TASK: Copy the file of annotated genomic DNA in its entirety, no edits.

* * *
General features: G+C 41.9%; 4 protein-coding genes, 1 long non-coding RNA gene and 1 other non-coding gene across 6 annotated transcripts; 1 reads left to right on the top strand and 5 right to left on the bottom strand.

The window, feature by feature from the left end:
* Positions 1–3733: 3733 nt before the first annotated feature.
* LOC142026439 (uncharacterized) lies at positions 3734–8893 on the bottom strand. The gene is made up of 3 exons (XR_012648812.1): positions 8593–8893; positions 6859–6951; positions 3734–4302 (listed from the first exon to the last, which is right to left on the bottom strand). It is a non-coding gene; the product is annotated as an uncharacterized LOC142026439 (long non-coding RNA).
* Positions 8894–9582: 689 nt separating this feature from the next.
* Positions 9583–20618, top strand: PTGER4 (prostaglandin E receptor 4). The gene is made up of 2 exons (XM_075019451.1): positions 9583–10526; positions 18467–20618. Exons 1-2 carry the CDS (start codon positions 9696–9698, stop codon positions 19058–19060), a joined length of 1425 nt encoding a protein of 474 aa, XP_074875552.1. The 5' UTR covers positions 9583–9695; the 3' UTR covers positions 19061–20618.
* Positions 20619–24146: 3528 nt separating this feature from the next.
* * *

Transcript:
General features: G+C 41.9%; 4 protein-coding genes, 1 long non-coding RNA gene and 1 other non-coding gene across 6 annotated transcripts; 1 reads left to right on the top strand and 5 right to left on the bottom strand.

The window, feature by feature from the left end:
* Positions 1–3733: 3733 nt before the first annotated feature.
* LOC142026439 (uncharacterized) lies at positions 3734–8893 on the bottom strand. The gene is made up of 3 exons (XR_012648812.1): positions 8593–8893; positions 6859–6951; positions 3734–4302 (listed from the first exon to the last, which is right to left on the bottom strand). It is a non-coding gene; the product is annotated as an uncharacterized LOC142026439 (long non-coding RNA).
* Positions 8894–9582: 689 nt separating this feature from the next.
* Positions 9583–20618, top strand: PTGER4 (prostaglandin E receptor 4). The gene is made up of 2 exons (XM_075019451.1): positions 9583–10526; positions 18467–20618. Exons 1-2 carry the CDS (start codon positions 9696–9698, stop codon positions 19058–19060), a joined length of 1425 nt encoding a protein of 474 aa, XP_074875552.1. The 5' UTR covers positions 9583–9695; the 3' UTR covers positions 19061–20618.
* Positions 20619–24146: 3528 nt separating this feature from the next.